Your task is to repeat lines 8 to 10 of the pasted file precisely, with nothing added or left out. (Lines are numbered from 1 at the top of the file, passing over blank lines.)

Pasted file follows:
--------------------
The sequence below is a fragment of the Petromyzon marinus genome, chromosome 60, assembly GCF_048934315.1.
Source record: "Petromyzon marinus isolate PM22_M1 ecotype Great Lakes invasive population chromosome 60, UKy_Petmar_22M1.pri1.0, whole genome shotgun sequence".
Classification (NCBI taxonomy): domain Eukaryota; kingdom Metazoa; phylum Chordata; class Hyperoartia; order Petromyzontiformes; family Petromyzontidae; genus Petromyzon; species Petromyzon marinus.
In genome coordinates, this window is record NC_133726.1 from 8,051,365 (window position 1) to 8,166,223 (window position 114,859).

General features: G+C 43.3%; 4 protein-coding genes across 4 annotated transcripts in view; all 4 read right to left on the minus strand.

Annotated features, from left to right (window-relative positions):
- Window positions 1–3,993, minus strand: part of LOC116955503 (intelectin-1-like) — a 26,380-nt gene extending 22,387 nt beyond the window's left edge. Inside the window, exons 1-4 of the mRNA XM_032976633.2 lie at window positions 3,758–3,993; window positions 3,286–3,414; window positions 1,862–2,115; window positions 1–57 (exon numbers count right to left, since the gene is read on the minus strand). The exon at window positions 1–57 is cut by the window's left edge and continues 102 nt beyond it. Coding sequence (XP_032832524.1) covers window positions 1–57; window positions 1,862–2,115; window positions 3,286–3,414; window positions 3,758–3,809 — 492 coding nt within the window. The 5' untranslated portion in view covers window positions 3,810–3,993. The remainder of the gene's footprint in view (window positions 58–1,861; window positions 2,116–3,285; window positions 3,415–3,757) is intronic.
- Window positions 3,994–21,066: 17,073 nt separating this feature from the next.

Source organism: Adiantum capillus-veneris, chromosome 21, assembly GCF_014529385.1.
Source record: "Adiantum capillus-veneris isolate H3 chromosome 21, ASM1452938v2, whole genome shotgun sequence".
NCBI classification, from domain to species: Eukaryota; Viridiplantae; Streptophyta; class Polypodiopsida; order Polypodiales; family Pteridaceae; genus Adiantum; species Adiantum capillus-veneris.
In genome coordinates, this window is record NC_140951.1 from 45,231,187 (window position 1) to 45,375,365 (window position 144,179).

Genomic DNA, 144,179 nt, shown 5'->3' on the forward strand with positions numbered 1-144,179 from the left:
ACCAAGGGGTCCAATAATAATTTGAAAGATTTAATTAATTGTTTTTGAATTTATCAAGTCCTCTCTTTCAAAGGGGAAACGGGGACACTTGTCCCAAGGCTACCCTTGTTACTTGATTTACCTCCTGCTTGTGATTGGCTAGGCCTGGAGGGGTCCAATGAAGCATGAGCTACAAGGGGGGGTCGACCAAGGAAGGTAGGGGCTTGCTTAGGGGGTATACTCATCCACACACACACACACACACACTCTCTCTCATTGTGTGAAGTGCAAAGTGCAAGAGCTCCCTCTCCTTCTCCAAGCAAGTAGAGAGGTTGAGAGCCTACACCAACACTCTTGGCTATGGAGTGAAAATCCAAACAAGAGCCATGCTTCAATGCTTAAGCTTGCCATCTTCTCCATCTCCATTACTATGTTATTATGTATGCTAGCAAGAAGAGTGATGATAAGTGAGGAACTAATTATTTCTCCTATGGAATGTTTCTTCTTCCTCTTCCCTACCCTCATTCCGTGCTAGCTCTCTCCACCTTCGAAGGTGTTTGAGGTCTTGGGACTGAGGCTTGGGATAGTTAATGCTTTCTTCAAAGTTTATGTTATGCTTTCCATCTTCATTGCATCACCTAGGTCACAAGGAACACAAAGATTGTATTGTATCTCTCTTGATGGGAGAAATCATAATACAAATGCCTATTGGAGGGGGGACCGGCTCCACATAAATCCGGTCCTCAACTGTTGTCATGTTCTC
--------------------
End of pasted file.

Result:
- Window positions 3,994–21,066: 17,073 nt separating this feature from the next.

Source organism: Adiantum capillus-veneris, chromosome 21, assembly GCF_014529385.1.
Source record: "Adiantum capillus-veneris isolate H3 chromosome 21, ASM1452938v2, whole genome shotgun sequence".